Any sex worker in Izzy’s place would do her job, take the damn money, and leave this pair to work out their shit in suburban hell by themselves.

2. It’s PORTLAND, not the Bible Belt.

This show is set in Portland, Oregon – a city famous for being super-duper liberal and where I know for a fact there’s a huge polyamorous community. Sure, there are some conservative people there (they’re everywhere, sadly) but the idea that being out as non-monogamous – or even bisexual – in fucking Portland would totally destroy Emma’s life is patently unrealistic. If they wanted that narrative to work, they should have set it in rural Alabama or something.

3. Being bisexual is apparently a worse crime than cheating.

There’s a scene in their therapist’s office where Jack shames the hell out of Emma for telling her bisexual origin story and having slept with women before they met. Seemingly forgetting he cheated on her with an escort about, ooh, a week before.

(Also, Emma later declares that her bisexuality “wasn’t a thing,” despite having had entire relationships with four – FOUR – women! That is definitely “a thing”.)

4. Partners are not commodities that you have to share out equally.

Jack and Emma agree that they each get “two nights with her… I mean you” per week. They then have a debate about who “gets” Izzy first. This is gross beyond belief. She’s a human being, not a pie to be shared out in equal slices. Ugh.

5. Dating someone new isn’t how you inject sexual spark back into your ailing marriage.

Jack and Emma’s idea is that they’ll each go on dates with Izzy, then come back fired up and ready to ravish the hell out of each other. That’s not how polyamory works. That’s not even how feelings or sex drives work! And it’s, once again, objectifying as all hell. They’re basically using Izzy as a human sex toy.

Also, Jack gets mad when Emma comes back from a date and isn’t up for fucking him right there and then. Your partner doesn’t owe you sex just because they just went on a date with someone else!

6. Jealousy IS inevitable. That doesn’t mean courting it is good for your relationship.

Jealousy is normal and fine, as long as you deal with it in a healthy way. Trying to make your partner jealous deliberately in order to… what, make them want you more? is a REALLY bad idea. And half the time it seems to be these idiots’ entire game. Jack and Emma use Izzy to make each other jealous. Izzy uses Andy (who is a kind of dick but seems really into her) to make Jack and Emma jealous.

7. Treating someone like crap then chasing them through an airport isn’t romantic!

Jack and Emma treat Izzy like total crap for the entire show. One romantic gesture (chasing her through an airport to “bring her home”) isn’t going to make up for that or for doing any of the actual hard, complicated, difficult work of making a relationship between three people work.

8. Polyamory isn’t just for rich white people!

Jack and Emma are the classic middle-aged, upper-middle-class, professional married pair I’d expect to see at a swingers’ club. Nothing wrong with that, except that the polyamorous community is actually hugely diverse. Trust me, we’re all bored as hell of seeing every representation of polyamory reduced down to “rich white people who don’t enjoy sex with their spouses any more”.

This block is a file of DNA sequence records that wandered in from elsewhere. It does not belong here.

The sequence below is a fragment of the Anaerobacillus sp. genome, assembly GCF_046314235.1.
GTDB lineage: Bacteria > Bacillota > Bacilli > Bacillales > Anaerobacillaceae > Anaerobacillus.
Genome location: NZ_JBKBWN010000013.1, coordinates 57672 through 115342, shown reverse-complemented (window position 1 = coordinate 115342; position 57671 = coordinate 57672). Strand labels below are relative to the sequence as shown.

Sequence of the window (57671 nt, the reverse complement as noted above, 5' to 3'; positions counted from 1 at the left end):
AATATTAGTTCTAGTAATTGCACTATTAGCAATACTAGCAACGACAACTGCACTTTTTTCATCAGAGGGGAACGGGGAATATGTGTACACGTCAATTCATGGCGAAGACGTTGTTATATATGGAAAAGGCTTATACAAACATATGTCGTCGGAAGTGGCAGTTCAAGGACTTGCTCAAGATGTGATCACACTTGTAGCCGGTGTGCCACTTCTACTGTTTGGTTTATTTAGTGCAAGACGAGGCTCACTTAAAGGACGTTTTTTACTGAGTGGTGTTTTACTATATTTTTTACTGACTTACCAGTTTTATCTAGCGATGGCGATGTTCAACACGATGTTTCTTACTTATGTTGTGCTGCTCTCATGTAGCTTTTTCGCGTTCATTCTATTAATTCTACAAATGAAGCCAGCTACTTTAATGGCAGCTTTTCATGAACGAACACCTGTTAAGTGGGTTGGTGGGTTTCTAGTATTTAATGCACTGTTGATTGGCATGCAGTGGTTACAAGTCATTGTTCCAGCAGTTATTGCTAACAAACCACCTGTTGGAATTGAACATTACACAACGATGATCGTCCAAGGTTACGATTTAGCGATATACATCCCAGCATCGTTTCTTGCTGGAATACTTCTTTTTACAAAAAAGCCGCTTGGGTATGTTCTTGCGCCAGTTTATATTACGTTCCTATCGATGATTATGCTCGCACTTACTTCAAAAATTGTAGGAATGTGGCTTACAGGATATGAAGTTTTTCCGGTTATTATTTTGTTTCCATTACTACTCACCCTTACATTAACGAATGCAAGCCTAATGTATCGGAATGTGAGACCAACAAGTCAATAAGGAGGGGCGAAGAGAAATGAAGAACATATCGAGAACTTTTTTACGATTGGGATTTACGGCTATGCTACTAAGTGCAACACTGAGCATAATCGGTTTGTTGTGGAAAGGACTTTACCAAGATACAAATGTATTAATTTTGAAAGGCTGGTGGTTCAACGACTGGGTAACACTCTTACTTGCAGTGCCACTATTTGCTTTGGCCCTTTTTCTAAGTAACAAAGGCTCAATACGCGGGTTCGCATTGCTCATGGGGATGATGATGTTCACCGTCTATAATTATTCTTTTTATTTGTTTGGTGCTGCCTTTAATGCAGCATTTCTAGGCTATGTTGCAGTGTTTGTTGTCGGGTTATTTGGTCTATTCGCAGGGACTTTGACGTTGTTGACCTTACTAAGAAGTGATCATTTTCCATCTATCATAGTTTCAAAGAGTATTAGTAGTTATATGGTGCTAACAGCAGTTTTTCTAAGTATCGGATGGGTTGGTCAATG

9. Even in polyamory you can’t expect someone to fall for two people in the same way, at the same rate, at the same time.

And that’s EXACTLY what Jack and Emma expect of Izzy. At one point, it becomes apparent that Izzy’s connection with Emma is growing stronger while her connection with Jack is developing at a slower pace, and Jack throws a hissy fit to the point of fucking off and abandoning both his partners for several days. This is exactly the kind of expectation inexperienced unicorn hunters put on new partners, and it’s grossly unfair.

10. Sex doesn’t solve your problems. Communication does.

Whenever these three have a problem, they just fuck and it all goes away… until next time. Sex is great but it’s not how you fix your problems. Only actual, honest, open and respectful communication can do that.

11. You don’t have to live with all your partners!

Jack, Emma and Izzy move in together almost the moment they’ve decided to give a triad relationship a go. Not only is this the mother of all bad ideas, it’s just… not realistic. Just as most monogamous people wouldn’t give a new date the keys to their house before things were pretty stable and established, neither do polyamorous people.

And regardless of relationship set-up, the “three people sharing a double bed every night” trope is… sweet but unrealistic. Trust me. I can only manage it even in my Super King bed for a night or two, max. You can still be polyamorous if you don’t want to live with all your partners, now or ever.

12. Extremely conservative, homophobic parents don’t come around in three seconds flat.

Emma’s parents go from hyper-conservative, openly-homophobic bigots who only care about her having babies, to being totally chill with the accidental dropping of the polyamory bomb in… yeah, less than five minutes of screen time? (Which equates to about an hour in plot-time).

People can come around, of course. People question their assumptions when they are directly confronted with them by someone they love. But it usually takes more time than this. Sometimes much more.


Are we all sick of this very specific picture being painted yet? Good, me too. Let’s move on to something more representative and less relentlessly cishet-male-gazey. Please.

So what’s next? This show has been renewed for seasons 4 and 5. I hate this about myself, but I already know I’ll watch them all. Maybe I’ll even live-tweet them.